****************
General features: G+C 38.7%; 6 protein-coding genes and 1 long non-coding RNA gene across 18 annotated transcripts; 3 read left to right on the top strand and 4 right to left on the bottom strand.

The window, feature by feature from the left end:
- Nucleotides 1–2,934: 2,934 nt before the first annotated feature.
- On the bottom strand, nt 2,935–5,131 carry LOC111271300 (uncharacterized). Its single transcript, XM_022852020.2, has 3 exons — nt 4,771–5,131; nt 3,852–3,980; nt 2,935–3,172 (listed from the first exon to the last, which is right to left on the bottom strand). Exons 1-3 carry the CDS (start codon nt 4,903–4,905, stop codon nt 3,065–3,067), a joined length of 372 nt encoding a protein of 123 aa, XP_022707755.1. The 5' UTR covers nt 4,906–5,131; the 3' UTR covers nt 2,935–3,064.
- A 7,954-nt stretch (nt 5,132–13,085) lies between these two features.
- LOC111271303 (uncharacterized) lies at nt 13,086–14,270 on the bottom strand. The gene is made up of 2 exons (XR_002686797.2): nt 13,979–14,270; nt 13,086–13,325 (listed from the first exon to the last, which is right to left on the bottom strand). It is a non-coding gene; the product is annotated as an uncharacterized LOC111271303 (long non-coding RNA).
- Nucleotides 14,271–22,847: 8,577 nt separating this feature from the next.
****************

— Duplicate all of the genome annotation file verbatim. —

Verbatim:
General features: G+C 38.7%; 6 protein-coding genes and 1 long non-coding RNA gene across 18 annotated transcripts; 3 read left to right on the top strand and 4 right to left on the bottom strand.

The window, feature by feature from the left end:
- Nucleotides 1–2,934: 2,934 nt before the first annotated feature.
- On the bottom strand, nt 2,935–5,131 carry LOC111271300 (uncharacterized). Its single transcript, XM_022852020.2, has 3 exons — nt 4,771–5,131; nt 3,852–3,980; nt 2,935–3,172 (listed from the first exon to the last, which is right to left on the bottom strand). Exons 1-3 carry the CDS (start codon nt 4,903–4,905, stop codon nt 3,065–3,067), a joined length of 372 nt encoding a protein of 123 aa, XP_022707755.1. The 5' UTR covers nt 4,906–5,131; the 3' UTR covers nt 2,935–3,064.
- A 7,954-nt stretch (nt 5,132–13,085) lies between these two features.
- LOC111271303 (uncharacterized) lies at nt 13,086–14,270 on the bottom strand. The gene is made up of 2 exons (XR_002686797.2): nt 13,979–14,270; nt 13,086–13,325 (listed from the first exon to the last, which is right to left on the bottom strand). It is a non-coding gene; the product is annotated as an uncharacterized LOC111271303 (long non-coding RNA).
- Nucleotides 14,271–22,847: 8,577 nt separating this feature from the next.